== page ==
As Mark Wagenbuur stated in his latest blogpost, the excursion season is in full swing in the Netherlands. We receive nummerous requests for tours in our cycling cities to get inspiration and learn from best practices. Apart from the pre- and postprogram of Velo-City, people want to see cities in personalized tours. They have read on the internet and want to experience the world class cycling infrastructure to to bring inspiration back home and tight bonds with Dutch experts. And, I received some requests from people who want to see the city on their own. In this blogpost I will show you my personal picks on the highlights of Utrecht. Continue reading
Last autumn we had the first expert meeting to update the existing Dutch guidelines for bicycle infrastructure. The current guidelines date from 2003 and are available as a book and in a digital payed internet environment. There is large demand to the guidelines from abroad, so there is a translation available of the current guidelines. At this moment the release of the new guidelines is foreseen in November 2015. Until now a translation of the new manual is not foreseen.
History of guidelines
Dutch design guides weren’t written out of the blue. We started cycling in the late 1880’s and as bicycles and transport policy evolved, also our guidelines evolved. In the 1920’s the national policy was started to implement cycle paths along national roads outside the build up areas, with precise dimensions for width. In the 1930’s cycling was seen as a serious transport option into the development of new parts of cities, like Amsterdam-West. Continue reading
Almost 2 years ago in a LinkedIn group, members of the Dutch Cycling Embassy had a discussion about the then proposed “pre-start” at Bow Roundabout in London. The question that was raised was: “Can you think of any examples of ‘pre-starts’ on Dutch roads where there are very high traffic volumes, or segregated tracks/signal crossings with two lanes of traffic on the roundabout. We could take a look on Google.”
Of course we have pre-starts in the Netherlands. Initially a group member came up with this example in Nijmegen.
A so called Advanced Stop Line, or bike box is used in combination with traffic lights regulating the crossing. While this is a crossing with exchanges in all directions, the question was raised why the bike box at Bow Roundabout would have the width of 2 lanes, when no right turn is allowed. For us, Dutch, it would have been an option to give the cyclists a prestart in front of the left turn cars, together with car traffic straight on.
But in a later observation we concluded that the amount of traffic that Transport for London wants to combine with cyclists is far beyond the limits we accept in the Netherlands. With the figures of car traffic at Bow Roundabout, cyclists have real separation in the Netherlands, like Keizer Karelplein in Nijmegen. Even at one of the most dangerous places for cyclists in the Netherlands, the Anne Frankplein, Utrecht, cyclists are physically separated from motor traffic. Another example, a bit more “Bow Roundabout-style” is the junction Schieplein in Rotterdam. Also at this point a clearly separated cyclepath is used, in combination of a free green phase in the traffic lights. And the recently converted 24 Oktoberplein in Utrecht, featured in BicycleDutch blog makes clear how the Dutch separate people on bicycles from HGVs and other vehicles.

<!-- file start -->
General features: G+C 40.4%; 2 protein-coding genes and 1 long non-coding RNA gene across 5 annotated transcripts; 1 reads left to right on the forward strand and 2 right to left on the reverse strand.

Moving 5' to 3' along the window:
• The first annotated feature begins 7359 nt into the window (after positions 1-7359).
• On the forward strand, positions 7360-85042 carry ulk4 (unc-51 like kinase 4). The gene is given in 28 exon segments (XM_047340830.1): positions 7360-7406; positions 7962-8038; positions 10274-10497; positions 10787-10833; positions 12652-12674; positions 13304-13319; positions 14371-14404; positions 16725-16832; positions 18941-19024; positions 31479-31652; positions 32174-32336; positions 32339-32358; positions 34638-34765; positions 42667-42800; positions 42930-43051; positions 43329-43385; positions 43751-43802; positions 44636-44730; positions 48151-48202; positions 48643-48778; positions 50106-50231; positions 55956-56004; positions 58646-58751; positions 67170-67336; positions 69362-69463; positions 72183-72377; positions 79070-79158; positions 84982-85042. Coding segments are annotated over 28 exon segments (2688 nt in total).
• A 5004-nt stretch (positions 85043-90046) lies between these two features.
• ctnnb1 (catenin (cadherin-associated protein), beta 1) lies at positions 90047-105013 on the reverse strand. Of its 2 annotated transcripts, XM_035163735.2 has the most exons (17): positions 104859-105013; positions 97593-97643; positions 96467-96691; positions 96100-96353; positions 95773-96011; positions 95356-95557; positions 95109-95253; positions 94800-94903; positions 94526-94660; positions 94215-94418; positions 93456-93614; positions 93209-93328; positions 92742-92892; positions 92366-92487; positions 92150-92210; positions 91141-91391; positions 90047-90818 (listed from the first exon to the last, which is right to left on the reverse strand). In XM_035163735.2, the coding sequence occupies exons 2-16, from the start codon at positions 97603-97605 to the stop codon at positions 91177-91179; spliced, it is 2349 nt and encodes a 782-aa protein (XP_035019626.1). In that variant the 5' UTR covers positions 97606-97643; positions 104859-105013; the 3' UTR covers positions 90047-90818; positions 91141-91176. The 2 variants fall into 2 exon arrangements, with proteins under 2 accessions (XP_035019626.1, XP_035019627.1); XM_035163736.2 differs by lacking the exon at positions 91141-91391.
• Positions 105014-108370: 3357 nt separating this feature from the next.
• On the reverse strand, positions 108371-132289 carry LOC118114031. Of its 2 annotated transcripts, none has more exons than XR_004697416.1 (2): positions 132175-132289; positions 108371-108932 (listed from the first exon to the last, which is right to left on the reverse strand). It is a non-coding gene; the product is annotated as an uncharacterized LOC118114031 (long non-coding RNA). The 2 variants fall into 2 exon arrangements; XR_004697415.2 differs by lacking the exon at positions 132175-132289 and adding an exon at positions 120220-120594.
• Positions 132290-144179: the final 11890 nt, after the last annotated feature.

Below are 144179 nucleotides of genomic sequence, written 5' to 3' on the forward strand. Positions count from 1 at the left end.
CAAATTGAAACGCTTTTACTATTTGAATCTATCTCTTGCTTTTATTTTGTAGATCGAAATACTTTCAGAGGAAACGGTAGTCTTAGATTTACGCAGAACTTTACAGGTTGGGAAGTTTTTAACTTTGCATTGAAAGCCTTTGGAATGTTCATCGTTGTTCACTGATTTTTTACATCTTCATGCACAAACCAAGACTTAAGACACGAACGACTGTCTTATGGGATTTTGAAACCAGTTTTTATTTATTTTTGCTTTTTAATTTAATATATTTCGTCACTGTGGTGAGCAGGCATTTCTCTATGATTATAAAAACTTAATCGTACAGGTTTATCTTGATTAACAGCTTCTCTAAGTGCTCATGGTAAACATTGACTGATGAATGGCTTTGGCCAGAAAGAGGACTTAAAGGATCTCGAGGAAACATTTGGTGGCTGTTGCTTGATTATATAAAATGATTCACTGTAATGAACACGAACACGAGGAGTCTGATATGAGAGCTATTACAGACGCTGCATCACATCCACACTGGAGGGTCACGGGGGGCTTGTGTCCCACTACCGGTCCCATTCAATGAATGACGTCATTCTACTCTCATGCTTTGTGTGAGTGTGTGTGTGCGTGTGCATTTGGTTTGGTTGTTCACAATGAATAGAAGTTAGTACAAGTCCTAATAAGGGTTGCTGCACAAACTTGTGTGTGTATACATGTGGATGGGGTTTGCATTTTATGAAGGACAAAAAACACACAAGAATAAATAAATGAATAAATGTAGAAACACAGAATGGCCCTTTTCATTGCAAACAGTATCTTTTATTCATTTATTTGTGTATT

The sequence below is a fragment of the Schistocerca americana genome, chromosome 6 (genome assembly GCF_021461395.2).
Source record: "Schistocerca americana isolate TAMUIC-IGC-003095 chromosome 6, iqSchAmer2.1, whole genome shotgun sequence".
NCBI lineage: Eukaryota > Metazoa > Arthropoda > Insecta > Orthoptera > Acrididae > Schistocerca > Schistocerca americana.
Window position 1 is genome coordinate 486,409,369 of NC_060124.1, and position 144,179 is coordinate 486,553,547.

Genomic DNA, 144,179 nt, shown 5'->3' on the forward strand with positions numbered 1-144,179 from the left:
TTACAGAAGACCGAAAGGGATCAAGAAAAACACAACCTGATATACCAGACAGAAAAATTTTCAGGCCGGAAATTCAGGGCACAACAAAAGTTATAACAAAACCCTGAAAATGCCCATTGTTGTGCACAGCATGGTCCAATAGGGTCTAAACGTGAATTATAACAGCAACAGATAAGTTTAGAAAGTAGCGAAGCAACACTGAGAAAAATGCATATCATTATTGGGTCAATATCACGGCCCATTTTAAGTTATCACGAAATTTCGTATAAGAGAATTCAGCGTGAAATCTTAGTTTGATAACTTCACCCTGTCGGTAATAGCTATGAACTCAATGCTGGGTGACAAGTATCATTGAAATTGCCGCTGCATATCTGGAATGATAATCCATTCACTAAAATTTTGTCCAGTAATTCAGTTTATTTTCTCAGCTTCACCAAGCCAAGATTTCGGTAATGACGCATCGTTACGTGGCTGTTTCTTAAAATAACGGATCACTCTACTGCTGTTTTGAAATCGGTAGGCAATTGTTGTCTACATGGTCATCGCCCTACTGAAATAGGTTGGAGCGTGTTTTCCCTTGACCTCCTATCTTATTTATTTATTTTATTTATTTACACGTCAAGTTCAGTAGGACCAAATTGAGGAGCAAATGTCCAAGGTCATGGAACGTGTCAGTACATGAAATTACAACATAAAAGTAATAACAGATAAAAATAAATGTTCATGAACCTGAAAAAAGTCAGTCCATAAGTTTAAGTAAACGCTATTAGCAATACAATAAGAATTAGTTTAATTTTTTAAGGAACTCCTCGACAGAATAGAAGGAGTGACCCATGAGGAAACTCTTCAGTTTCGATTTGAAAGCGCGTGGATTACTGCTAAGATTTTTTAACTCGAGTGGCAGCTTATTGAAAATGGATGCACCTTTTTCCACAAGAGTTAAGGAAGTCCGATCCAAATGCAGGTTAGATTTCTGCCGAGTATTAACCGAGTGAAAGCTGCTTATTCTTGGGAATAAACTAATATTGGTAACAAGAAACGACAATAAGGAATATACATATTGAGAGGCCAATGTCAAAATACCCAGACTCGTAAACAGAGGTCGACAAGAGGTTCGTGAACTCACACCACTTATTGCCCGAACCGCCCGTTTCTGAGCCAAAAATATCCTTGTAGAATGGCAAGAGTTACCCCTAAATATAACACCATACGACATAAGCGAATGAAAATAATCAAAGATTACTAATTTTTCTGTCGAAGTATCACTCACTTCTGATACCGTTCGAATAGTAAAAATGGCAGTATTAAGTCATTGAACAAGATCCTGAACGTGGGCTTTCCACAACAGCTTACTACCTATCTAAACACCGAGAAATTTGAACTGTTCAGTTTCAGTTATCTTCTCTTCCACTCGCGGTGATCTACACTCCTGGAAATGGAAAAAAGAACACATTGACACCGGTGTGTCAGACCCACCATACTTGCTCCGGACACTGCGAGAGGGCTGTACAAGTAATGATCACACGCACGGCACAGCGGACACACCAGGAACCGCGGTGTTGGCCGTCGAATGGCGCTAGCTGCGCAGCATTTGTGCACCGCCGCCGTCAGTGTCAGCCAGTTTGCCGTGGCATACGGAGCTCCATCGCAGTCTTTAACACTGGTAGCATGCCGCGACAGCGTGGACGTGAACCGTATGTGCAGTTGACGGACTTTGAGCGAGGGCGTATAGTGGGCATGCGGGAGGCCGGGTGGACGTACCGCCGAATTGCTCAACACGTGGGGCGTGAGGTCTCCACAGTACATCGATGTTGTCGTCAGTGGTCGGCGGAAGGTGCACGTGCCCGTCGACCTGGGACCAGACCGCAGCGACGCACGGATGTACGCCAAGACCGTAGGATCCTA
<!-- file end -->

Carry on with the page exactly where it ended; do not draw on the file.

Sadly our comments didn’t hit the streets at Bow Roundabout. I don’t know exactly where the chain has broken, but it is worth to investigate how knowledge is shared, and why our advices wasn’t implemented.
Dutch knowledge sharing
Also in the Netherlands sharing knowledge is an important part of our job. During the training to civil engineer or policy advisor, only a few hours are spend to the special needs of bicycles and cycling. This means mistakes are easy made and the Dutch cyclist union still has a task at local level. Most cycling related knowledge is shared by the excellent site of Fietsberaad and during meetings. Last week we had our yearly cycling congress.
Almost 200 consultants, policy officers and scientists gathered in Helmond to share the latest findings about cycling in the Netherlands. All kind of topics (link in Dutch!) were discussed, a brief description can be found below. Unfortunately most presentations were held in Dutch. They also contained a lot of pictures, you have to imagine the words we use.
In the morning a more scientific approach was presented why bicycles do not fall, followed by diverse parallel sessions:
- how the streetscape quality is improved with bicycle parking at train stations,
- why pedestrians and people on bicycles are vital for economy of Amsterdam,
- which obstacles we encounter with the super cycle routes (cooperation of Wim Salomons & Sjors van Duuren, Stadsregio Arnhem-Nijmegen)
- and the importance of maintenance of the bicycle networks.
After lunch we had a break when the Minister of Transport showed her support, with a labeled € 23 million for cycling of her budget for next year. Compared to the € 5.7 billion for the car network it sounds ridiculous small, but as I stated before, most work for cycling is done by local and provincial authorities.
- The next step for cycling in the cities according to the Bicycle Union
- Rewarding people to change from car to cycling
- How to improve public space by Rico Andriesse
- the special bicycle roundabout in Zwolle presented by Ilse Bloemhof
- Research methods of natural cycling
- first results of research of traffic safety and pedelecs
- Presentation of the nominated best bicycle cities 2014: Almere, Eindhoven, Enschede, Velsen, Zwolle
- Lessons Learned at the International Cycling Safety Conference 2013
- Stimulating cycling in Groningen with urban fabric, but also soft measures
- Safe cycleroutes by better design and urban adaptation
And of course we had plenty of time to catch up with former colleagues and friends!